Fastball on Austin, Everclear and Rae Sremmurd’s ‘Black Beatles’

The rock band is set to play in Celebrate Fairfax’s ’90s-centric lineup.

Photo by Gabriel Cristover Perez for KUTX.
Photo by Gabriel Cristover Perez for KUTX

That second when the guitar solo wraps up, the band drops out and “Anyone could see the road that they walk on is paved in gold” rings out is ’90s rock bliss brought to you by Fastball. The Grammy-nominated, Austin-based group rode a wave of hit songs, including “The Way” and “Out of My Head,” early in their career and has continued to dish out a healthy serving of alt-rock tunes since then, including their new album, Step Into Light.

We spoke with singer Tony Scalzo in advance of the band’s performance alongside Vertical Horizon and Everclear June 10, at the Celebrate Fairfax! festival.

Your first album sounds like Drivin’ N Cryin’ meets Green Day, and a track on your new album has a late Beatles vibe. Do you think your sound has evolved in the past 20 years?

Obviously the first album is pretty youthful pop-punk type stuff, and I think right away on our second album, All the Pain Money Can Buy, we got into some more diverse musical styles. As far as our music evolving over the last 20 years, I think it’s just attributed to being older and more experienced and [having] a lot more writing behind us.

You’re opening for Everclear and on tour with them now, but you also played with them in the ’90s. Is this tour a little bit like a high school reunion or have you guys kept up a running friendship?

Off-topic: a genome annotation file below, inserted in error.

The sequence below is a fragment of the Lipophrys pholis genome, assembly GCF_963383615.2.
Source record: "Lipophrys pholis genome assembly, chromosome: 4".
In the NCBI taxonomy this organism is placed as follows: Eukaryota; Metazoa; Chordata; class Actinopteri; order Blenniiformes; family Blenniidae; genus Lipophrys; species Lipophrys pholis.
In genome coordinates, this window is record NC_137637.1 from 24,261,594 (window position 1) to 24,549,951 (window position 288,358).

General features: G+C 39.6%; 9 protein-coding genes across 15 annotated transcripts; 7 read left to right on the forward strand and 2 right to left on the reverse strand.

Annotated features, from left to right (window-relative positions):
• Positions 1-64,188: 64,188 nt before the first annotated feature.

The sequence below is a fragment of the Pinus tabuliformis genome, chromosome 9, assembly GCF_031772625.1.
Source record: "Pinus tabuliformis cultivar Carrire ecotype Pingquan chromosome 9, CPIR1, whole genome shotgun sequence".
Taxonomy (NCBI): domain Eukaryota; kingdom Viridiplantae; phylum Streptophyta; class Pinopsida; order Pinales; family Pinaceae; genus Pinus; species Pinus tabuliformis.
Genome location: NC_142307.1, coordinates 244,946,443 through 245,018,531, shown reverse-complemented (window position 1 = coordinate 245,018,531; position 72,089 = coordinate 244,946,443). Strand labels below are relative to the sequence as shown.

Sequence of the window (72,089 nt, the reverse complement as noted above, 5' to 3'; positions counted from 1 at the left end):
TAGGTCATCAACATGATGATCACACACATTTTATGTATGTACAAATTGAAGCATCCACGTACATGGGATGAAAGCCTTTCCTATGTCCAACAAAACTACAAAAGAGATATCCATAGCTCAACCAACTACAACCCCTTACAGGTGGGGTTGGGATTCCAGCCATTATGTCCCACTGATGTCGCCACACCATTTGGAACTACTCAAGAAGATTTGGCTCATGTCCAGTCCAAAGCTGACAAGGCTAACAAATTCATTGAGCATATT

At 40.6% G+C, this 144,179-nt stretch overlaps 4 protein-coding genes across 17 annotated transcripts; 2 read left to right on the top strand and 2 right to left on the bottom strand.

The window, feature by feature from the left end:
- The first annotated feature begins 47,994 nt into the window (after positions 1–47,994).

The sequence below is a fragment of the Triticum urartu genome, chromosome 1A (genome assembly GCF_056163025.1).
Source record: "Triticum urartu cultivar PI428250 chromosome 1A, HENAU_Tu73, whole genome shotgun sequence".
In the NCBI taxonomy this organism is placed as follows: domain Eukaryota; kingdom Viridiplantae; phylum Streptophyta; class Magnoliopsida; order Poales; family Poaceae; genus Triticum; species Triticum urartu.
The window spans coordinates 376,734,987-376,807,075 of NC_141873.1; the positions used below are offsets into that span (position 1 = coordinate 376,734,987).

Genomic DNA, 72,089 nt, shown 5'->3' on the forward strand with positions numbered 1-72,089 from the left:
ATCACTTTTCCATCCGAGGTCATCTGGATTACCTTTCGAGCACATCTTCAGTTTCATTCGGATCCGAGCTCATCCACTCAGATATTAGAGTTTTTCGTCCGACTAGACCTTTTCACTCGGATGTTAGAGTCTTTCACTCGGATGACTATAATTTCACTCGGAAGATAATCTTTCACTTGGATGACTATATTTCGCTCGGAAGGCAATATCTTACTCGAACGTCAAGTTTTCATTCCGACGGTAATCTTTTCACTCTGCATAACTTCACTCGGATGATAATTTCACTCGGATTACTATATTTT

A little bit. No, we really didn’t keep in touch with them over the years, but it’s nice to be back with Art [Alexakis] and play shows with them. They’ve got a great big audience, and their audience seems to know all of our music, too. I don’t know if I expected that, but it’s been really great.

“Out of my Head” is short and basically just the chorus; you just have one verse. Yet it was in the Billboard Top 100 and was featured in Machine Gun Kelly’s “Bad Things” last year. What do you think it is about that song that makes it so endearing?

Just the melody I guess. Simplicity. And if it was any longer, it’d probably be kind of boring I bet.

Austin is such a major hub for new music. What was the scene like in the ’90s when you were coming up?

Things were very easy. We became a band pretty quickly, and within a few months, we were getting attention from the local music scene and our little local press that we had at the time and a little bit of local radio and just doing stuff around town, hitting South by Southwest. We got a situation to come out to New York for CMJ, and while we were there, we met with a rep from Hollywood Records, and he made an offer for a record deal. And we took it.

What contemporary bands are you listening to?

I listen to Maserati and Trans Am, kind of fusion rock, electronic fusion music, kind of psychy stuff, too. I like a lot of stuff that’s kind of weird and big-sounding, goes off in different genres. I still listen to a lot of Beatles. I like classic rock and roll stuff, too. Elvis Costello, Nick Lowe kind of stuff. I really like Rae Sremmurd, that “Black Beatles” song. My son turned me on to that, my 5 year old. He’s really into hip-hop.

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